Bug 242732 - Slow boot on Raspberry Pi 2B (armv7) on 12.1-RELEASE
Summary: Slow boot on Raspberry Pi 2B (armv7) on 12.1-RELEASE
Status: Open
Alias: None
Product: Base System
Classification: Unclassified
Component: arm (show other bugs)
Version: 12.1-RELEASE
Hardware: arm Any
: --- Affects Only Me
Assignee: freebsd-arm (Nobody)
Keywords: needs-qa, performance
Depends on:
Reported: 2019-12-19 22:39 UTC by JustIgnoreMe
Modified: 2019-12-26 18:17 UTC (History)
1 user (show)

See Also:


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Description JustIgnoreMe 2019-12-19 22:39:15 UTC
When booting a Raspberry Pi 2B (armv7) on 12.1R, the boot process is slow (well slower than it should be).

In the output of:
Booting [boot/kernel/kernel] in XX seconds, each second displayed takes approximately 9 seconds in real time to elapse.
Comment 1 Kubilay Kocak freebsd_committer freebsd_triage 2019-12-20 09:17:17 UTC
Is system performance otherwise OK post boot? 

If so, is there a certain point at which this 'performance transition' takes place?

Could you include a verbose boot log as an attachment
Comment 2 JustIgnoreMe 2019-12-20 10:41:59 UTC
Unfortunately, it will not restart.

If there are ANY usb storage devices attached, then right at the beginning it shows:
Starting USB...
Bus usb@7e980000: scanning usb@7e980000 for devices...

And then it just sits there.

So I powered off. Removed the USB stick and kept the USB keyboard in. It now passes this test and moves on.

Unfortunately, it now gets to the:
ue0: <USB ethernet> on smsc0
ue0: Ethernet address:

And there it has remained for the last 20 minutes. It's not working.

Anyway, to your question, the slowness occurs at the uboot message and continues on until the kernel is booting.

This was what I observed on a freshly installed FreeBSD. I only ever booted it that once until now and now it's dead. It will not boot.

I will close this. Thanks for your time.
Comment 3 JustIgnoreMe 2019-12-20 11:17:25 UTC
Just as a final note, I decided to remove the small extension USB cable connecting the USB stick to the PI and plug the USB stick in directly to the Pi.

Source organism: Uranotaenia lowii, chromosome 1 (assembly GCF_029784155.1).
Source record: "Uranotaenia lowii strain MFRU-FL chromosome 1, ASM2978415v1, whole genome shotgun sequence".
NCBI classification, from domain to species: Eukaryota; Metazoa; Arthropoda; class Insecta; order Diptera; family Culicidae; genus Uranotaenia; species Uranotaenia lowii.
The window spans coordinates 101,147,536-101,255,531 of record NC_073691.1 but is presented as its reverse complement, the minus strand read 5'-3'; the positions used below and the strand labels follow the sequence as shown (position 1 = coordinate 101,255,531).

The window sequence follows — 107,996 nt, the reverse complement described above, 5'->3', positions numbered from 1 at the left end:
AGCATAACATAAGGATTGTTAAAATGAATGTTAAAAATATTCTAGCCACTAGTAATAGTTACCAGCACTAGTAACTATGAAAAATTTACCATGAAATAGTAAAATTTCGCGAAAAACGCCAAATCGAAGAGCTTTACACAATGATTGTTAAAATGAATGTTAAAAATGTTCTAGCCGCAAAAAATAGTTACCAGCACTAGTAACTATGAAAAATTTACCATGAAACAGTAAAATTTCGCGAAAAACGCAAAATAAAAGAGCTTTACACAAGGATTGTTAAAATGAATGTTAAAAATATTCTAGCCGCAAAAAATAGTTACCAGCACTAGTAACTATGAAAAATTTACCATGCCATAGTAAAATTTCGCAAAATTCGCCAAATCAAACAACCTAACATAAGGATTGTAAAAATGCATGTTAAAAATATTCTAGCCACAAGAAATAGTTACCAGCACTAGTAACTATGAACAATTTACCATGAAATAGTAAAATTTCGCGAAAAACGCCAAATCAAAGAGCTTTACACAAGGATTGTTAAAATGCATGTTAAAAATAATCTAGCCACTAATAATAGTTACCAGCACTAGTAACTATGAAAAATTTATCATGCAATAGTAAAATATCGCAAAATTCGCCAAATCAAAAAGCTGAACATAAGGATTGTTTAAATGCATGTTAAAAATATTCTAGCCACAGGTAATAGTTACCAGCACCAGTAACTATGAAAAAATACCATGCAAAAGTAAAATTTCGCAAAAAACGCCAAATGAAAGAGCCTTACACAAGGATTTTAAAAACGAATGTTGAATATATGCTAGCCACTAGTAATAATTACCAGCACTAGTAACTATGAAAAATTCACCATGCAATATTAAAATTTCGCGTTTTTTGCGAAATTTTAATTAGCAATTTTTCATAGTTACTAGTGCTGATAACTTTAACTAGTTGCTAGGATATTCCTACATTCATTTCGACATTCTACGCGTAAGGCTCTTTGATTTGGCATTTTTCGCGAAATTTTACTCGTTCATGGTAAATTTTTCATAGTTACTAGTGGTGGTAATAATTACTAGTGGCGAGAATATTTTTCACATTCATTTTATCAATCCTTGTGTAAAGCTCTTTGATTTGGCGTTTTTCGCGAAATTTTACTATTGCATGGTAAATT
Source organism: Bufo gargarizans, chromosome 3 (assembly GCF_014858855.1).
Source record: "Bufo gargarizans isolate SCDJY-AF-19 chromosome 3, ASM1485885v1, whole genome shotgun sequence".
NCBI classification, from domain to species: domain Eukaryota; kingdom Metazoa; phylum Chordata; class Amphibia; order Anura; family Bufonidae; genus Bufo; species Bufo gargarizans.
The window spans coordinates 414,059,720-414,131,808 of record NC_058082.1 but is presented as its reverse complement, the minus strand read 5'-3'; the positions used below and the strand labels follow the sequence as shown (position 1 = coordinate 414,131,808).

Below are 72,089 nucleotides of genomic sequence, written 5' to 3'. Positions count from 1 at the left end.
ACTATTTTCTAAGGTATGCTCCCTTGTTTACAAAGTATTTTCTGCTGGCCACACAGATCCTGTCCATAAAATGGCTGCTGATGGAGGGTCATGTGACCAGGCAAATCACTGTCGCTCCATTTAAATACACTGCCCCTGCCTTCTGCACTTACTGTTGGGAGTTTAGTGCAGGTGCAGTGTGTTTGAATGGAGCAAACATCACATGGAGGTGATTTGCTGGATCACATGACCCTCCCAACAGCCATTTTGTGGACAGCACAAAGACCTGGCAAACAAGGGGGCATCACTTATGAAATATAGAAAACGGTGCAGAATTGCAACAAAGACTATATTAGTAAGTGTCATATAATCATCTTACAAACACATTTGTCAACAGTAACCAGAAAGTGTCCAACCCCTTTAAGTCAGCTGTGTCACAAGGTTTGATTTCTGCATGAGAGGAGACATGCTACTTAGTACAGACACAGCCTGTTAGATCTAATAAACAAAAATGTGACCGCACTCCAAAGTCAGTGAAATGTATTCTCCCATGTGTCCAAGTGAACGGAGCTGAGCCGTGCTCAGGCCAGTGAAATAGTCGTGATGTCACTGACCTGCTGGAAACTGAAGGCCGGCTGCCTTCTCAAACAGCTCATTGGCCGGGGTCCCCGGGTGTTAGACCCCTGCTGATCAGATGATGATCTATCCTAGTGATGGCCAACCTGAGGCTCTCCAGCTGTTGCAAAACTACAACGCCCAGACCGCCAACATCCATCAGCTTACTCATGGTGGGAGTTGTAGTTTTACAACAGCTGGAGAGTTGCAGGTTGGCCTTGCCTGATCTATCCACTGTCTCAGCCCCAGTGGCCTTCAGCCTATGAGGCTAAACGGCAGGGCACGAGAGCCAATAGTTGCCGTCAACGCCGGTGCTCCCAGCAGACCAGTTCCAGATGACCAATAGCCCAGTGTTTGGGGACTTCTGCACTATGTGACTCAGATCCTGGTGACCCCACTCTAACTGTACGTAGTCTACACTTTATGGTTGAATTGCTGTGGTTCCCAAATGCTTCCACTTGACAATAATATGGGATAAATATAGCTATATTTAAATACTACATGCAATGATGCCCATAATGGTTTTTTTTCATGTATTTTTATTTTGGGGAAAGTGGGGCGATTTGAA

It now boots ok and there's no delay.

The odd thing is I booted Devuan (debian) on the same RPI 2B with the USB drive attached to the extension cable and it had no problem booting.

So there's obviously something very precise about the timings/resistance on the USB bus that causes this issue with FreeBSD but not Linux.
Comment 4 Bob Prohaska 2019-12-20 17:54:53 UTC
Removing an extension cable is one way to raise the voltage a little
at the device.

If you haven't yet checked, take a look at the power supply voltage.
It's on pin 2 (outside corner GPIO header) and 39 (inside, other end
of header). 

I went through a similar goose chase after two years of relatively
good luck with a Pi2. Discovered the power supply was sick. Replaced
it and the machine now seems to work much better.

It might be a red herring, but I was _extremely_ surprised to find the
power supply had gone bad. Adding a powered hub for the USB flash
device seemed to help, and that was my first clue to look for power
Comment 5 JustIgnoreMe 2019-12-21 01:26:23 UTC
I never thought of the issue of power, mainly because this works with Linux, no problem. I however just checked the voltage. It's 5.17v.

The oddity is, as explained, it works fine with Linux (Devuan/Debian).

I took your advice, and attached a powered hub to it. It still refused to get past the:

Starting USB...
Bus usb@7e980000: scanning usb@7e980000 for devices...

So, I suspect there is an underlying issue with FreeBSD's implementation of the USB "standards". I can work with the current USB connected directly to the Pi (or I can go back to Linux...)
Comment 6 JustIgnoreMe 2019-12-21 01:29:13 UTC
Also, can I add, this only causes an issue upon booting. If after booting you insert the USB sticks attached to an extension cable, FreeBSD functions fine. I have NOT done any tests on throughput.

Kubilay, if you're still reading this, should I re-open this bug and focus it more to the boot portion of USB scanning?
Comment 7 Bob Prohaska 2019-12-21 02:25:33 UTC
(In reply to JustIgnoreMe from comment #5)

 5.17 volts is good, almost too good 8-)

I've had  similar problems, but knowing the voltage is low on
my machine and being unable to get consistent, reproducible failures,